Don't Dodge Discomfit

In our August video blog, PDA's Sarah Vogel shares insights from conversations with clients about how putting yourself into uncomfortable situations is crucial.

If you avoid discomfit, then current problems can turn into bigger situations. Grievances and disciplinary situations that could have been prevented are allowed to develop their own momentum.

Sarah looks at how conversations and mediation can play key parts in allowing organisations to get out of a potential grievance culture. And the ability to lean into discomfit is part of individual people's and their organisation's strengths. 

Midlands Academy Staff benefit from Fierce

Staff at The City Technology College, Kinghurst Academy in Solihull in the Midlands are benefiting from Fierce coaching, and there are plans to use the approach for some students later this year.

"Fierce has helped me be more aware of my emotional wake"

"Fierce has helped me be more aware of my emotional wake"

Debbè Reilly, associate leader at the academy with 1500 pupils, says:

“Our aim is to be the best we can be. The Fierce coaching model is a great tool to help people reflect on their practice and help them pin point where things are going wrong.”

Initially, Debbè attended a Fierce taster course, and then arranged training for the academy’s leadership team.

“They liked it as well and wanted it rolled our across the school,” she notes. Debbè and her colleagues now use the approach in staff coaching and support.

Debbè explains:

“I am a better listener, and far more patient and understanding with people by reminding myself to look at the ‘context’ within which others are operating.

Fierce has helped me be more aware of my 'emotional wake' and  has made me do a lot of  'stop, think, talk'.”

Debbè  says career progression and performance are just some of the areas that have been the focus for Fierce Conversations.

CTC Kinghurst Academy's senior leadership team will be working with the heads of faculty to train them on the principles of Fierce and the tools available.

And in the summer term, Debbè will be working with students on how to use Fierce skills in their own conversations.

The first steps in mediation.

In the first of a series of blogs on mediation, we look at the initial steps in the process.  

What if the working relationship between two people in an organisation breaks down? Mediation can be a solution, and is one of the key services that PDA offers.

 

An organisation may ask for help when a working relationship is in difficulty, communication is stilted or has stopped entirely.

 

And many organisations now use mediation as part of their grievance process.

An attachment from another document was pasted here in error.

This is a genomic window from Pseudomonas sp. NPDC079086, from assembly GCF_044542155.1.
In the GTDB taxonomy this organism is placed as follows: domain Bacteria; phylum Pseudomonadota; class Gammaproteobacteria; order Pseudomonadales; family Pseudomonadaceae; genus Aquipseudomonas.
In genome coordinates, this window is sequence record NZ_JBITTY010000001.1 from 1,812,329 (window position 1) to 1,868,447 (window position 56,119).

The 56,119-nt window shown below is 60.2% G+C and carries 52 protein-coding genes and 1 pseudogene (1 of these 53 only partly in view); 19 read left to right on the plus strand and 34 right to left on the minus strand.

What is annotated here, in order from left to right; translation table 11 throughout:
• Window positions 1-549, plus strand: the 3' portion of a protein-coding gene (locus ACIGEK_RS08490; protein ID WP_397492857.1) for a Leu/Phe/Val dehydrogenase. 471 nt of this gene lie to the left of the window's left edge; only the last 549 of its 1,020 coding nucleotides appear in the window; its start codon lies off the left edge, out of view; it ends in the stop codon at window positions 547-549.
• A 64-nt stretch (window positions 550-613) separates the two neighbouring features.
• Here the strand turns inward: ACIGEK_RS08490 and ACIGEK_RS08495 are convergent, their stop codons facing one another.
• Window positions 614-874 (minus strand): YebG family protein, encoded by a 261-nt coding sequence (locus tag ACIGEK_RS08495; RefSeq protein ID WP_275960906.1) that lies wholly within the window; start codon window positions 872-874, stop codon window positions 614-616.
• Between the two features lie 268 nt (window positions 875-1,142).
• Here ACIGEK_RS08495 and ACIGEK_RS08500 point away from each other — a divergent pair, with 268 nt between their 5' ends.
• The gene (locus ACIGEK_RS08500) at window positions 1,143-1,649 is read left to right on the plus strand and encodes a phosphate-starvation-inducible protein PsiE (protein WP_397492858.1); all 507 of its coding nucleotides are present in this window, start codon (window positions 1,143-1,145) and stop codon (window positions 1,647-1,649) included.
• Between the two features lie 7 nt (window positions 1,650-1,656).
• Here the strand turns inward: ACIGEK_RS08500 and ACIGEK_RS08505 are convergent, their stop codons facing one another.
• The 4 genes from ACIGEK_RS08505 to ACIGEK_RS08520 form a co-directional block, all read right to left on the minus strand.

The mediator will tell the participants about the process, and then to invite them to voluntarily participate.

 

David Cripps, PDA's director leading our mediation services, says:

 

“This is very important. Each individual’s involvement in mediation needs to be voluntary. Mediation will not work if one side is forced into the process.”

 

The mediator will also find out about the conflict, and before proceeding, ensure that this is a situation that can be potentially helped through mediation.

 

If both parties agree to take part in the mediation, they will receive a confidentiality contract, and arrangements will be made to arrange the mediation day.

 

Expectations and approaches around mediation are all important. Mediation is commonly described in terms of conflict resolution, or resolving conflict. The other way of describing mediation is talk in terms of conflict engagement.

 

That’s the way it has been described by Professor Bernard Mayer, who practises, studies and writes about mediation.

 

David Cripps says: “I think Bernard Mayer’s ideas that mediation should be about engaging with the conflict are very important.”

 

If you only talk in terms of getting a resolution you might solely focus on achieving an outcome without properly addressing the underlying conflict: seeing what is about, what is driving it. This might then result in just a short term resolution rather than a lasting outcome.”

"It is personal...it's ALWAYS personal!" by Sarah Vogel

Got talking

I sat next to a man on the train yesterday and inevitably (I am an extravert you knowww!) we got chatting about ‘what we did for a living’: he was an engineer by profession, a contracts manager on the railways, and was on his way to a monthly meeting with his client in South Yorks.

 

 "Sorry we are letting you go"